Dacrycarpus dacrydioides forests in South Westland between the Waitangitaona and Saltwater rivers occur on low terraces of alluvial silt. Their relationship to other river flat and swamp communities on post-glacial surfaces is described. Recently abandoned river beds are colonised by pioneer species, which give way to vegetation dominated by grasses, sedges and rushes, which in turn are invaded by woody plants, especially Coprosma propinqua and Podocarpus totara var. waihoensis.
Despite the global importance of New Zealands invertebrates, relatively little is known about them and their relationships with plants and plant communities in native habitats. Invertebrate diversity was examined by beating randomly chosen shrubs of the species Olearia bullata (Asteraceae) and Coprosma propinqua(Rubiaceae). Invertebrate taxon richness was assessed initially using morphospecies, which were identified subsequently by expert taxonomists. Though the taxon richness of invertebrates recorded from O. bullata was not significantly higher than that on C.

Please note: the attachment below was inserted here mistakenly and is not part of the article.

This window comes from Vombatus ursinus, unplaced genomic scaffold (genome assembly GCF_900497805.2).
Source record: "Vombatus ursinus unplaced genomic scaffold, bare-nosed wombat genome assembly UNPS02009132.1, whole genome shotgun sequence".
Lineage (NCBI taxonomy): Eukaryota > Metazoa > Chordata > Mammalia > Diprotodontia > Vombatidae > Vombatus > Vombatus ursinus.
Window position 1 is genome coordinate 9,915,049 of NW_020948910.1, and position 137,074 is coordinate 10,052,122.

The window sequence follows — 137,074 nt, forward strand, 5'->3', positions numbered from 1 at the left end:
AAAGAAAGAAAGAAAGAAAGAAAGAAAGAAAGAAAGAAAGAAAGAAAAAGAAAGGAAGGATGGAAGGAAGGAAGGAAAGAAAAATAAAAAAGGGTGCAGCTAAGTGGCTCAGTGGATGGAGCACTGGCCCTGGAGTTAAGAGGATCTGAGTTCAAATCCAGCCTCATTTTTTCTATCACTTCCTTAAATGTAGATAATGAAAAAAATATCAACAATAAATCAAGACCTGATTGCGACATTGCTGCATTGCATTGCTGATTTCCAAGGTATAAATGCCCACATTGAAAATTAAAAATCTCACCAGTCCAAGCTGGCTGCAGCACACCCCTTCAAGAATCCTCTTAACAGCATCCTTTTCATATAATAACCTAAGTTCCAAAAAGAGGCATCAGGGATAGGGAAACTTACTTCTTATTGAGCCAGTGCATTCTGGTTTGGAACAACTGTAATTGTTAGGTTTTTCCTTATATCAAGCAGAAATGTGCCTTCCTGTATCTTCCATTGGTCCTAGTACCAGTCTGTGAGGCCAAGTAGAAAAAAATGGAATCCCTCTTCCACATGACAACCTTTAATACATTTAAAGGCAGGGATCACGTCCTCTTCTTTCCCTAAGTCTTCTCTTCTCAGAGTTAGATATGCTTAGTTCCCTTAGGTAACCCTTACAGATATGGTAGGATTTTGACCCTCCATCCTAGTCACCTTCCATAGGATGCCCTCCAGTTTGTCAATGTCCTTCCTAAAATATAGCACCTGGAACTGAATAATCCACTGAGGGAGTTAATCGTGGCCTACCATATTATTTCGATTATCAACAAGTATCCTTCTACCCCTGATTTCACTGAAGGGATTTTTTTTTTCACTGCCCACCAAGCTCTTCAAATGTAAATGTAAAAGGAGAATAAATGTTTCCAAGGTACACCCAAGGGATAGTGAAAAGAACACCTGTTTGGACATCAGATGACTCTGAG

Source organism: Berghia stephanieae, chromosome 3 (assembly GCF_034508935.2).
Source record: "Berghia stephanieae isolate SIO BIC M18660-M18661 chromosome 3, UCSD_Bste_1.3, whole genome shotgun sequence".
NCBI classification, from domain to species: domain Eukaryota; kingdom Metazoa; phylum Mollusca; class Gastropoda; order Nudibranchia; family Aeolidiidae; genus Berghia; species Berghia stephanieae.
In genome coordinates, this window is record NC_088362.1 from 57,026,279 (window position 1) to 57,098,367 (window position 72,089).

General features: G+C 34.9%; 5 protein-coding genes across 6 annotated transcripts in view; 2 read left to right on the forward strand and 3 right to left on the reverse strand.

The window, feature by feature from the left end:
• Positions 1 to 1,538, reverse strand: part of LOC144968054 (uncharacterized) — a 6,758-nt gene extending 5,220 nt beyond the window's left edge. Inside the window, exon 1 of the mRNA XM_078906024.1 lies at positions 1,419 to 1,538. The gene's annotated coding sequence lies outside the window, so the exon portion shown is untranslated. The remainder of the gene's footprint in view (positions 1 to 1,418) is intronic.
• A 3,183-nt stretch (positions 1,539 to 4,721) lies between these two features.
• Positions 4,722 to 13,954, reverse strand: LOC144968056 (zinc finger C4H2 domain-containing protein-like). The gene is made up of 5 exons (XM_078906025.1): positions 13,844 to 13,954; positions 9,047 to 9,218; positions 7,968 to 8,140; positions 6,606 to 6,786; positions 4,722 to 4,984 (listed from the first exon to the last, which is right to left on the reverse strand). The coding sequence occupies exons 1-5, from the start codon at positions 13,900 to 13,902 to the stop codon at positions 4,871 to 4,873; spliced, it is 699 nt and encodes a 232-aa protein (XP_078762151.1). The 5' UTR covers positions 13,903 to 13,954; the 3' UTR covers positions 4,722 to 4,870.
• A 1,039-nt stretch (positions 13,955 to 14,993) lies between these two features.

To test the hypothesis that the divaricate habit protects internal leaves from cold and dry conditions, and raises leaf temperatures on cold sunny days, thermocouples were attached to internal and external leaves on divaricate plants. For Coprosma propinqua plants at Cass, inland Canterbury, there were consistent differences in temperature between leaves, but these were not simply related to their canopy position (interval vs. external).